Department of Psychology, Miami University, Oxford, OH 45056, USA. email@example.com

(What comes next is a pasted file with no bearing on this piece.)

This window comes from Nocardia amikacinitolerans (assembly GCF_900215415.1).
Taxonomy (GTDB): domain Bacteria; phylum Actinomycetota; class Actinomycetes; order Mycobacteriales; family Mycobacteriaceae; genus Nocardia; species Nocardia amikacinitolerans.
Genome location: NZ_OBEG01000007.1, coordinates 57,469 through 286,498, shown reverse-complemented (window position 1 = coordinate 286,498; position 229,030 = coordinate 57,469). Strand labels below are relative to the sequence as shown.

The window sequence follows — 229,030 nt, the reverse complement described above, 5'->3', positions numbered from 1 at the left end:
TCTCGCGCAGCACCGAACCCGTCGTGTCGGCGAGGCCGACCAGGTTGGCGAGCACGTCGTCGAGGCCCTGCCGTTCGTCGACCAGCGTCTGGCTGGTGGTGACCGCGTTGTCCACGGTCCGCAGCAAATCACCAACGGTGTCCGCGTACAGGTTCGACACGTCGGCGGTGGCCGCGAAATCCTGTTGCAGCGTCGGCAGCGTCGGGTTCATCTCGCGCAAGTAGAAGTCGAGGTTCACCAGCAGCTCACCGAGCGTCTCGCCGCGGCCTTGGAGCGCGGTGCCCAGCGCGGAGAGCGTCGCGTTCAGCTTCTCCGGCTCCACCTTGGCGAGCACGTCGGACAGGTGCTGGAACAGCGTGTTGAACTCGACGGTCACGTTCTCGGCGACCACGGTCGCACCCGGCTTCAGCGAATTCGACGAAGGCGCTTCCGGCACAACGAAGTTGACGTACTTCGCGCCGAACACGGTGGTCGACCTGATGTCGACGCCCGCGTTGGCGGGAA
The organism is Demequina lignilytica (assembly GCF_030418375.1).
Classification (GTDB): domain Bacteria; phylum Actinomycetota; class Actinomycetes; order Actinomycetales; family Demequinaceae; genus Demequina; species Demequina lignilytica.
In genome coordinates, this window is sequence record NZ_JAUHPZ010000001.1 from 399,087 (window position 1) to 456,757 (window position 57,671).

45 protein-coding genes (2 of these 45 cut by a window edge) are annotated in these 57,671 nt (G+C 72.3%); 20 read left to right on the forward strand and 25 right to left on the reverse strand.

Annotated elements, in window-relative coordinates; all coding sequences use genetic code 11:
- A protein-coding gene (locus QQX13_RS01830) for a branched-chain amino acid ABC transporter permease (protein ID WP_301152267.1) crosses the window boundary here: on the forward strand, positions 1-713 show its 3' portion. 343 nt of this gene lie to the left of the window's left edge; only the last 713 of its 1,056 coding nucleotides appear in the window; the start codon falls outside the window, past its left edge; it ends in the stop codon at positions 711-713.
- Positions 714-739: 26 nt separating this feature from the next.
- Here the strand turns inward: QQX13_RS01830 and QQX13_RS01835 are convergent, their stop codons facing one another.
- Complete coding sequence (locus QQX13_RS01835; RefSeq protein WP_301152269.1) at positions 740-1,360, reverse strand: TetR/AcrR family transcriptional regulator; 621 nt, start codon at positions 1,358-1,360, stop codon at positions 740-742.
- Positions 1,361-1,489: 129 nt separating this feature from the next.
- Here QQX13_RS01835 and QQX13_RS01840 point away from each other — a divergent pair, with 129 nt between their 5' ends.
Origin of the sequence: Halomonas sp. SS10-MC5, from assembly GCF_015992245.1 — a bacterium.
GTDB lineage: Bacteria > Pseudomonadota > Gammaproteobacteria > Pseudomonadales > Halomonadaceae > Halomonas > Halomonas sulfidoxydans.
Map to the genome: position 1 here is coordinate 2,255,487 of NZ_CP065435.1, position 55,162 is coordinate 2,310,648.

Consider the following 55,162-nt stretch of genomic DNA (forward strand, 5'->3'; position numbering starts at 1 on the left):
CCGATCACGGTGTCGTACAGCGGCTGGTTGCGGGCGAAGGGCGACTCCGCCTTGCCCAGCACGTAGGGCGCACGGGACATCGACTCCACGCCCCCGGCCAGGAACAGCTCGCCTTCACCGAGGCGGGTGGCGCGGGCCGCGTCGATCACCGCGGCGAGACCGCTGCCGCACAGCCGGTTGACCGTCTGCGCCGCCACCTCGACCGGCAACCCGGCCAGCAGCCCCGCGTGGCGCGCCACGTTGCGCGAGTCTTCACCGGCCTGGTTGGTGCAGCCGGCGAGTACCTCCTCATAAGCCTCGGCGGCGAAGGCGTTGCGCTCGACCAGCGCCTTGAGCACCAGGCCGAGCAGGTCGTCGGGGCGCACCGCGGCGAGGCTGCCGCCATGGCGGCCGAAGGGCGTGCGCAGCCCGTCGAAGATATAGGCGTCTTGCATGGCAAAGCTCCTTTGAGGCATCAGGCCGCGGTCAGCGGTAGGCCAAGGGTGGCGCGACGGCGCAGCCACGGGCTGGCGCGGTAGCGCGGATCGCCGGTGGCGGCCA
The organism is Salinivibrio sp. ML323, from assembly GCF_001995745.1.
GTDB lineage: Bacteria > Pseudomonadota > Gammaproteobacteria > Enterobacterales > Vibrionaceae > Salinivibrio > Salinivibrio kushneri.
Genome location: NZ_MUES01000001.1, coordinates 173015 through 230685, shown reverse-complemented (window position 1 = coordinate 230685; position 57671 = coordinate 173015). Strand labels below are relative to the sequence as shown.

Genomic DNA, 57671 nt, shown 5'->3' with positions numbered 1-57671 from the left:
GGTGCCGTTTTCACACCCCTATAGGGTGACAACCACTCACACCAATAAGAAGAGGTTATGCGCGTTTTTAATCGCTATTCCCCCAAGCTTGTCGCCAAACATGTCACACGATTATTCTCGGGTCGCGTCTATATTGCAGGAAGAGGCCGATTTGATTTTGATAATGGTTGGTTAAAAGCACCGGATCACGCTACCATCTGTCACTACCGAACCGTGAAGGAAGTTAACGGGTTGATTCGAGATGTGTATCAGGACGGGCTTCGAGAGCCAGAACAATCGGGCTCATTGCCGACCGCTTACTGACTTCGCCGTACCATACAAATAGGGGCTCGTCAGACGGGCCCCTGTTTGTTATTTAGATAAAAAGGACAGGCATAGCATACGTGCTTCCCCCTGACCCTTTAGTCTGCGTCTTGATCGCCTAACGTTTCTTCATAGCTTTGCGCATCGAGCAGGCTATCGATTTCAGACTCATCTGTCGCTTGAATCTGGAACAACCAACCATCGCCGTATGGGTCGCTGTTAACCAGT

Motion sickness typically occurs when the body is subjected to externally imposed motions, but there are situations in which sickness occurs in the absence of imposed motion. We report a new and unanticipated instance of the latter. Subjects in a study of spontaneous standing postural sway sometimes reported dizziness and motion sickness. Reports of sickness were correlated with changes in postural sway. We consider possible implications of these findings for two current theories of motion sickness etiology: the sensory conflict theory and the postural instability theory.